Not by Fire but by Ice
THE NEXT ICE AGE - NOW!
Updated 17 March 2006
“Polar ice sheets show net loss,” says the headline. However, if you take time
to read the full article, you may come away with a totally different conclusion.
According to an article published on BBC online (9 Mar 06), melting glaciers are
adding 20 billion tons of water to the oceans each year. The discovery came after
a team headed by Dr H. Jay Zwally of Nasa analyzed satellite and aircraft data.
“The survey documents extensive thinning of the West Antarctic ice shelves,” the
article says, “but a thickening in the East of the continent, though not by as much as
some other studies have shown.”
What the article fails to mention is that West Antarctica is only
one tenth the size of
East Antarctica. In other words, the ice is
growing thicker across 90% of
The study also shows, the article continues, that the interior of
mass due to increased snowfall, but the edges are getting thinner.
Read that again. The interior of the
GreenlandIce Sheet is gaining
mass, not losing mass.
But rising temperatures could have the opposite effect at the edges of both
landmasses, the story says, causing rates of melting to increase.
It doesn’t say that it is having the opposite effect, just that it could.
"A race is going on in
Greenlandbetween these competing forces of snow
build-up in the interior and ice loss on the edges," explained Dr Zwally.
"But we don't know how long they will be approximately in balance with each
other, or if that balance has already tipped in favour of the recently accelerating
outflow from glaciers."
"We don’t know,” says Zwally. Hardly a definitive statement.
"The study indicates that the contribution of the ice sheets to sea-level rise during
the decade studied was much smaller than expected,” said Zwally, “just two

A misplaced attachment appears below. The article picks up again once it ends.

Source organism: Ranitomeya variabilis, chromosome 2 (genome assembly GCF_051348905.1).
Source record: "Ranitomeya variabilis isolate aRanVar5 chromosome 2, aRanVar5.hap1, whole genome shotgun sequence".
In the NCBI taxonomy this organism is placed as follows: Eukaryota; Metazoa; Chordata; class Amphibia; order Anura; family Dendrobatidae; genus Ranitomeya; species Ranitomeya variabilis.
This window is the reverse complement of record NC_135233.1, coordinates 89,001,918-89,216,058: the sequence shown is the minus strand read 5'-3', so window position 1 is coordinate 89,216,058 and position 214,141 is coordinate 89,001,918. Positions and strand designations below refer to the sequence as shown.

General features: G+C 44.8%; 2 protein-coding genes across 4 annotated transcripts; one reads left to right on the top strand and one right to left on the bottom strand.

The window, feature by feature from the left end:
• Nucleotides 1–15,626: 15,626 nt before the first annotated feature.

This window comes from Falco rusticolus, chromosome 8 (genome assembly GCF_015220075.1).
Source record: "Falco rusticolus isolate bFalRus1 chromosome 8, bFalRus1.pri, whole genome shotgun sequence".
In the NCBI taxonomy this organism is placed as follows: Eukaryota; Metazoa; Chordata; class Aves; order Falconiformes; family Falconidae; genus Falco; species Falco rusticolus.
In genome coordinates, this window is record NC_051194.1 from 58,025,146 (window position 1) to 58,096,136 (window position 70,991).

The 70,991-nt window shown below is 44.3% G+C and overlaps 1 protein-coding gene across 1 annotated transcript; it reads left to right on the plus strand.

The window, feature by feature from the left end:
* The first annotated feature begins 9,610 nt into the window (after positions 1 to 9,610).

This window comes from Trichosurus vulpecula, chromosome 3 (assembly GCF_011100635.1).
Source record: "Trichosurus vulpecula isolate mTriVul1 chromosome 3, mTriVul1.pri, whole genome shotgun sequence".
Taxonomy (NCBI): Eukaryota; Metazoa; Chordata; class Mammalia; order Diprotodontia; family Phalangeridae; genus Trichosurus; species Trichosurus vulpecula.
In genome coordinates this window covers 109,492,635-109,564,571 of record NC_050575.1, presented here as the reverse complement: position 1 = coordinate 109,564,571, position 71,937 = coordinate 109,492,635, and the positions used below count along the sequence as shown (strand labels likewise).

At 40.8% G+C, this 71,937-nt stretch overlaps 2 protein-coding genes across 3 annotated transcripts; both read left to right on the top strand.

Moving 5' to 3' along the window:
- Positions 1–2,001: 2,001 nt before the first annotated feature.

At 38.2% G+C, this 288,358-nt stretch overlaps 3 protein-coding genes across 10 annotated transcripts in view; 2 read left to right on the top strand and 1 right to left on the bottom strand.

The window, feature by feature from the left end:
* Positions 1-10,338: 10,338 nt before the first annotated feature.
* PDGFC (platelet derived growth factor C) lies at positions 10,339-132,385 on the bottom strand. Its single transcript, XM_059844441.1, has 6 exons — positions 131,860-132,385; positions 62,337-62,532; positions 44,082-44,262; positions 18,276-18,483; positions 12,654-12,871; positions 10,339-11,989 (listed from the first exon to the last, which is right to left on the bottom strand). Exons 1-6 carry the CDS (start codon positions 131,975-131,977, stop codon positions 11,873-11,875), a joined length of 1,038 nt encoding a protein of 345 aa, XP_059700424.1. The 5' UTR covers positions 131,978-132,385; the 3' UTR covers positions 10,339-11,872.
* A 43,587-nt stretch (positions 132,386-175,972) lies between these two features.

percent of the recent increase of nearly three millimeters a year."
Sea levels are rising by less than three millimeters per year.
That's about 1/10th of an inch. At that rate, it would take 100
years for sea levels to rise 10 inches.
But remember, Zwally says that only two percent of that increase
comes from melting glaciers. (Apparently 20 billion tons is not all
that much when you look at the size of the world’s oceans.)
According to my calculations, two percent of 10 inches works out
to two inches of sea level rise every thousand years. I don’t think I’ll
stay awake nights worrying about this.
Actually, considering that sea levels have risen some 370 feet
(121 meters) since the end of the last ice age ( 3.7 feet per 100 years),
it would appear that the trend is reversing.
In fact, with the ice build-up in
East Antarctica, I think sea levels
are already beginning to fall. And I’m not alone in this. A group of
scientists under the leadership of Professor Nils Axel Morner has
found that sea levels in the
Maldivesin the Indian Oceanhave been
falling for the past 30 years. (Global and Planetary Change,
Vol 40: 177-182, 2004)
To see the full “Dishonest Headline” article, see
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